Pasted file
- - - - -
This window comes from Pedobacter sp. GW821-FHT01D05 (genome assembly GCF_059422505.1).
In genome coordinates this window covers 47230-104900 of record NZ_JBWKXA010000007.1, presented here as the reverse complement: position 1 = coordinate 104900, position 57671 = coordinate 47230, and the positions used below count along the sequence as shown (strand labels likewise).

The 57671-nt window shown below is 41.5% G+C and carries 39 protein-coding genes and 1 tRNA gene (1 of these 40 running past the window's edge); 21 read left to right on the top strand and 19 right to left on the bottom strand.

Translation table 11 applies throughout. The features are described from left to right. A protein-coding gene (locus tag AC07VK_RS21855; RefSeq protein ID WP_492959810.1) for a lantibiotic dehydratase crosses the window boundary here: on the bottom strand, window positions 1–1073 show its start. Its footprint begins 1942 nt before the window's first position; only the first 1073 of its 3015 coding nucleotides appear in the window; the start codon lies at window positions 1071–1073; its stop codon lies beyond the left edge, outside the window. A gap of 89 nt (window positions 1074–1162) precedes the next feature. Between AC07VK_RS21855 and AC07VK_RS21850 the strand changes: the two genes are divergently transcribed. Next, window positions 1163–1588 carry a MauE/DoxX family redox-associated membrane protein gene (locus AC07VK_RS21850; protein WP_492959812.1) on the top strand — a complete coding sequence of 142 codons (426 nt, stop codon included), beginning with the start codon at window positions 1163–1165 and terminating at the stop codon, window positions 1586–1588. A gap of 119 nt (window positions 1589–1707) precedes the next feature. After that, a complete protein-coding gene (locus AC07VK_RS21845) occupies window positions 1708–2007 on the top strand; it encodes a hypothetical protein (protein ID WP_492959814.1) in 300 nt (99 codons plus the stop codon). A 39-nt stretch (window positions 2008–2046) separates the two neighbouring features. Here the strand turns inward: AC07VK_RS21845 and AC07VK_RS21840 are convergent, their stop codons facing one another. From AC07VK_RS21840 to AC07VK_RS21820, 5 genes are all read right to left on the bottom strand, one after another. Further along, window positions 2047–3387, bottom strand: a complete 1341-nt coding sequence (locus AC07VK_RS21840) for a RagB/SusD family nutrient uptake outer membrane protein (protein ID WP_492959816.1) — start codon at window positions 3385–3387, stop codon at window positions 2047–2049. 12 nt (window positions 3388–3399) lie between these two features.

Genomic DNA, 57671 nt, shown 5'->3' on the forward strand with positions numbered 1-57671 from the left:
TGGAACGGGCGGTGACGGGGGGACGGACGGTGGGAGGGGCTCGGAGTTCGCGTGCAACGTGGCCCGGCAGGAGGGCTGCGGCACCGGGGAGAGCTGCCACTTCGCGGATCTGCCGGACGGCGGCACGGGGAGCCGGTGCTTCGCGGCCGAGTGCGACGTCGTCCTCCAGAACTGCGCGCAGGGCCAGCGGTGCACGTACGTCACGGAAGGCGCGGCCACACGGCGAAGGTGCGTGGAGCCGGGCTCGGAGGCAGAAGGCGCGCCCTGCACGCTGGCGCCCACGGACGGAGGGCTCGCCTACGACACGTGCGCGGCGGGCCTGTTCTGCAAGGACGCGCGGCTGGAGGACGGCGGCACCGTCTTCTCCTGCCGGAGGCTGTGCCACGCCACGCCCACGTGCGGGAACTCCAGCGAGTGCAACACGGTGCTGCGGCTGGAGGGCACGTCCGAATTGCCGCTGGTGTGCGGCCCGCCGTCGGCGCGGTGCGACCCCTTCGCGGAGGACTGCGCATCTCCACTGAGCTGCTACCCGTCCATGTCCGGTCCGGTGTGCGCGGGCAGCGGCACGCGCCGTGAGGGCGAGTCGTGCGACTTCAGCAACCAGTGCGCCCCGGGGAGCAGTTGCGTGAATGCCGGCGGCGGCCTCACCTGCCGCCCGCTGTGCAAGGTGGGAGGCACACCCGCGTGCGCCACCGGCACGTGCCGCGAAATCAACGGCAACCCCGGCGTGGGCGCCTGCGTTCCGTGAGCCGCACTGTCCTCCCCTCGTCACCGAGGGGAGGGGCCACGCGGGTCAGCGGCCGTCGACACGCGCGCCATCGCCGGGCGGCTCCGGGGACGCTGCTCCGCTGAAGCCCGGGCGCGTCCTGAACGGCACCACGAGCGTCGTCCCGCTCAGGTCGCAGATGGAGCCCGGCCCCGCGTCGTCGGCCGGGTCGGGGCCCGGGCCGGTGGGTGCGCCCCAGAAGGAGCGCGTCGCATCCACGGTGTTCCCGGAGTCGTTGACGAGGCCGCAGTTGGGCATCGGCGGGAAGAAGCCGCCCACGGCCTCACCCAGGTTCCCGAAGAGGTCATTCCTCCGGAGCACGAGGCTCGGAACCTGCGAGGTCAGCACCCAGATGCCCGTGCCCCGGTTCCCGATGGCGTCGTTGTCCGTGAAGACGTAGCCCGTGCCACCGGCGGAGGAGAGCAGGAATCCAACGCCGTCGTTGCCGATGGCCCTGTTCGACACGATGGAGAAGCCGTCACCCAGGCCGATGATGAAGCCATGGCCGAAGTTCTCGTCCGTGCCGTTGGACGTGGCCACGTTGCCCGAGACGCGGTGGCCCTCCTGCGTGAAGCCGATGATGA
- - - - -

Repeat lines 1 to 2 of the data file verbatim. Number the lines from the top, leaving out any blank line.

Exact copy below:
This window comes from Pedobacter sp. GW821-FHT01D05 (genome assembly GCF_059422505.1).
In genome coordinates this window covers 47230-104900 of record NZ_JBWKXA010000007.1, presented here as the reverse complement: position 1 = coordinate 104900, position 57671 = coordinate 47230, and the positions used below count along the sequence as shown (strand labels likewise).